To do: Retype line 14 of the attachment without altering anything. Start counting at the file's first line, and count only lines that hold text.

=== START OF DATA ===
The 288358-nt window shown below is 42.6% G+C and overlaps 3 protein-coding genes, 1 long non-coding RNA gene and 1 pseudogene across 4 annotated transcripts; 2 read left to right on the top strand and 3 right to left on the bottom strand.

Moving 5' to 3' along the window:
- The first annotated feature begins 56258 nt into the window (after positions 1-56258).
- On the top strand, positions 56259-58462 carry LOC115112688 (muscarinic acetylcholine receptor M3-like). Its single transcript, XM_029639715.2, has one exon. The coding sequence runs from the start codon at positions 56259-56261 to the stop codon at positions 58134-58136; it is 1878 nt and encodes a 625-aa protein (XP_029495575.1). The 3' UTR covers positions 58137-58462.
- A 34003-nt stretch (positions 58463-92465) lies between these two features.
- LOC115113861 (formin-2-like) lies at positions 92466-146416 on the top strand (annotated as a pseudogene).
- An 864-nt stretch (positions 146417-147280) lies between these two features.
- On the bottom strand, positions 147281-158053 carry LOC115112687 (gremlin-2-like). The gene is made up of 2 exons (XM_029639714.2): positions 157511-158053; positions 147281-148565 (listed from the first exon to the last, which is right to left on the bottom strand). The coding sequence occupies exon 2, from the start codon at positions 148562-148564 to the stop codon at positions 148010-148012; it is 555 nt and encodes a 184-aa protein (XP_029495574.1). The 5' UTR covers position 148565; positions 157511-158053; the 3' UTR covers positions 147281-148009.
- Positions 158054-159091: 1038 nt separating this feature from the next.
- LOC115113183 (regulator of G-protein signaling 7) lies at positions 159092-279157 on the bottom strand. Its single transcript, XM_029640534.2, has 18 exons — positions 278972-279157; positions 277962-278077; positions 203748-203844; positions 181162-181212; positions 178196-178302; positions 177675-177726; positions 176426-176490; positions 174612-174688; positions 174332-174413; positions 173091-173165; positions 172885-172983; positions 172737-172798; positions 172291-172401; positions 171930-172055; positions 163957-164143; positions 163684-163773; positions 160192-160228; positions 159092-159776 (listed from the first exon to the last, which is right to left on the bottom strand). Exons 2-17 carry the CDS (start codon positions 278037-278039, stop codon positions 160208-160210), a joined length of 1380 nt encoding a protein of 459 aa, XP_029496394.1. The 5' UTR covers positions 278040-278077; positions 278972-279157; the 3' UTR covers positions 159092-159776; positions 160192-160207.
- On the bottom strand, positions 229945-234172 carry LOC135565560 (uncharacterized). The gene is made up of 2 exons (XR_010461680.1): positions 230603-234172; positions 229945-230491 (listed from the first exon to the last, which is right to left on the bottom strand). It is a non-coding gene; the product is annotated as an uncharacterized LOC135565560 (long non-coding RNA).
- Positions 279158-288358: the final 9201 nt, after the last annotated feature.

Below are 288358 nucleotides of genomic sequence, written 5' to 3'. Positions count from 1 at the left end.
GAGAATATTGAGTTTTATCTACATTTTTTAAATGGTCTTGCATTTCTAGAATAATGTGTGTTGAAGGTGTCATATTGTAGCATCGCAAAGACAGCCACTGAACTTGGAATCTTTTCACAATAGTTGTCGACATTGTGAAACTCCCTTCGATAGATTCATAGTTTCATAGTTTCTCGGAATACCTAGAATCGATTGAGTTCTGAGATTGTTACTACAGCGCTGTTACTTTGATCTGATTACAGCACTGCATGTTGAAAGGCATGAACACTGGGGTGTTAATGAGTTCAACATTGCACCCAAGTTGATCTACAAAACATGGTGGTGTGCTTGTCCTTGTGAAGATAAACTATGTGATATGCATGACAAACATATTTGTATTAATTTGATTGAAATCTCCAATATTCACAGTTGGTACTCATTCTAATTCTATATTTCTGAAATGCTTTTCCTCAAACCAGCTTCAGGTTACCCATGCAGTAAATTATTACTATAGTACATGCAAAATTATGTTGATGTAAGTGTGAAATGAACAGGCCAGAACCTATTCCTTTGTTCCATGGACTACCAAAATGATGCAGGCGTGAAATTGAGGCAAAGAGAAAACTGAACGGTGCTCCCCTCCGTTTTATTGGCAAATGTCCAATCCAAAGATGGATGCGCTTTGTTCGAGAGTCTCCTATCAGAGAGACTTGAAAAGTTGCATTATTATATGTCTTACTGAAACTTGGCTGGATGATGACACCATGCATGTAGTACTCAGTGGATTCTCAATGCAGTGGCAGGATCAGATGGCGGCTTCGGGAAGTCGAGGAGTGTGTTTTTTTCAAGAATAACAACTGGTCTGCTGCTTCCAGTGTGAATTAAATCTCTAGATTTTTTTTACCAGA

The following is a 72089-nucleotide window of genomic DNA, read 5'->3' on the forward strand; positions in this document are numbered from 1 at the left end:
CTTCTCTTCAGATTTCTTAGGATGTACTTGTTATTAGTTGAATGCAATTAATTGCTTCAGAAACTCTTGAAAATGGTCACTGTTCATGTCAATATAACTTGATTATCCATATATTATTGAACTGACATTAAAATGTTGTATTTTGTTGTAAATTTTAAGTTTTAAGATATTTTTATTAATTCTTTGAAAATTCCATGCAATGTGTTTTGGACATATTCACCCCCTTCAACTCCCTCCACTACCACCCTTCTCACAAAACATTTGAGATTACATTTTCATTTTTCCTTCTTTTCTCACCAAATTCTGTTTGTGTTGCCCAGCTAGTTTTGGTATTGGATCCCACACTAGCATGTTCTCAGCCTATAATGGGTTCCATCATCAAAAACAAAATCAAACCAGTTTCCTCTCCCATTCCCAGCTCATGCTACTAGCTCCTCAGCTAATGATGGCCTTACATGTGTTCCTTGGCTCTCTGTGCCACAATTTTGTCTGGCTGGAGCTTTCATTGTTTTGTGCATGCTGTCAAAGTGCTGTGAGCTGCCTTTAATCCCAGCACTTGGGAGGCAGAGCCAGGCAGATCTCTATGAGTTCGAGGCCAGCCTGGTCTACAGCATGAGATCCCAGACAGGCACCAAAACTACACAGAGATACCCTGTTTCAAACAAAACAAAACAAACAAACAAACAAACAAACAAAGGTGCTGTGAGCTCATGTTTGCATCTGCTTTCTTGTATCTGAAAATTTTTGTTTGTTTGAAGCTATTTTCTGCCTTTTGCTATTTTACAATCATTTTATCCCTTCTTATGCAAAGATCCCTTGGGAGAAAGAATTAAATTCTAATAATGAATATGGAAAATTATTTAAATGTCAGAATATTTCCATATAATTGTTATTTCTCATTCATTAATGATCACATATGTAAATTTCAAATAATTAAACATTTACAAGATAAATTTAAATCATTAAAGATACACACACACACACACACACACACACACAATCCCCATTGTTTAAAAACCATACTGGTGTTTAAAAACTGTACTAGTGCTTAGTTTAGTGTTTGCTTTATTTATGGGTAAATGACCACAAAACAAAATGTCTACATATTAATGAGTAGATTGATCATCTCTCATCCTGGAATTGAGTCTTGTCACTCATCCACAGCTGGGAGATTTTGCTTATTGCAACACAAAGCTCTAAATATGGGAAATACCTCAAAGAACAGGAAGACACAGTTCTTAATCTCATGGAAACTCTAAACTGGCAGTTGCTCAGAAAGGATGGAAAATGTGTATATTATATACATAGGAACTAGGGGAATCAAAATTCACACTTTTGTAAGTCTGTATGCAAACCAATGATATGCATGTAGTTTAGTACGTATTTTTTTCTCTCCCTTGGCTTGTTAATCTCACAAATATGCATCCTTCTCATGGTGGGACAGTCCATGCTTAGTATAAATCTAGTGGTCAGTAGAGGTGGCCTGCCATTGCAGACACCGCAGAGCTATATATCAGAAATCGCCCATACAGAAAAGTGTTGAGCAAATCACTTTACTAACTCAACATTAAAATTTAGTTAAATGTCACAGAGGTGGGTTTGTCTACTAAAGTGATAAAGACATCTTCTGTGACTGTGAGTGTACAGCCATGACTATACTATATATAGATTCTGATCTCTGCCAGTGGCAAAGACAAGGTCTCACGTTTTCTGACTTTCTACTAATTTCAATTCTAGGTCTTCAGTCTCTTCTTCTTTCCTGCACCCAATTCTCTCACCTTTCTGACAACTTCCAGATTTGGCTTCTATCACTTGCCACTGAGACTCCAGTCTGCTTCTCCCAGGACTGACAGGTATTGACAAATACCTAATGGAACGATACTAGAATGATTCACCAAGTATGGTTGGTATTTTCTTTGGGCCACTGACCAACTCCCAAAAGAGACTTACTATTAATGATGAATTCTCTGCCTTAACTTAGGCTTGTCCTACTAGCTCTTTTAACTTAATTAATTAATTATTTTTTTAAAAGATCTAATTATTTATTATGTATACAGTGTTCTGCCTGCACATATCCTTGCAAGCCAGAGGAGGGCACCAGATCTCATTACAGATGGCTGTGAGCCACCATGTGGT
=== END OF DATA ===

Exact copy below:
GAGAATATTGAGTTTTATCTACATTTTTTAAATGGTCTTGCATTTCTAGAATAATGTGTGTTGAAGGTGTCATATTGTAGCATCGCAAAGACAGCCACTGAACTTGGAATCTTTTCACAATAGTTGTCGACATTGTGAAACTCCCTTCGATAGATTCATAGTTTCATAGTTTCTCGGAATACCTAGAATCGATTGAGTTCTGAGATTGTTACTACAGCGCTGTTACTTTGATCTGATTACAGCACTGCATGTTGAAAGGCATGAACACTGGGGTGTTAATGAGTTCAACATTGCACCCAAGTTGATCTACAAAACATGGTGGTGTGCTTGTCCTTGTGAAGATAAACTATGTGATATGCATGACAAACATATTTGTATTAATTTGATTGAAATCTCCAATATTCACAGTTGGTACTCATTCTAATTCTATATTTCTGAAATGCTTTTCCTCAAACCAGCTTCAGGTTACCCATGCAGTAAATTATTACTATAGTACATGCAAAATTATGTTGATGTAAGTGTGAAATGAACAGGCCAGAACCTATTCCTTTGTTCCATGGACTACCAAAATGATGCAGGCGTGAAATTGAGGCAAAGAGAAAACTGAACGGTGCTCCCCTCCGTTTTATTGGCAAATGTCCAATCCAAAGATGGATGCGCTTTGTTCGAGAGTCTCCTATCAGAGAGACTTGAAAAGTTGCATTATTATATGTCTTACTGAAACTTGGCTGGATGATGACACCATGCATGTAGTACTCAGTGGATTCTCAATGCAGTGGCAGGATCAGATGGCGGCTTCGGGAAGTCGAGGAGTGTGTTTTTTTCAAGAATAACAACTGGTCTGCTGCTTCCAGTGTGAATTAAATCTCTAGATTTTTTTTACCAGA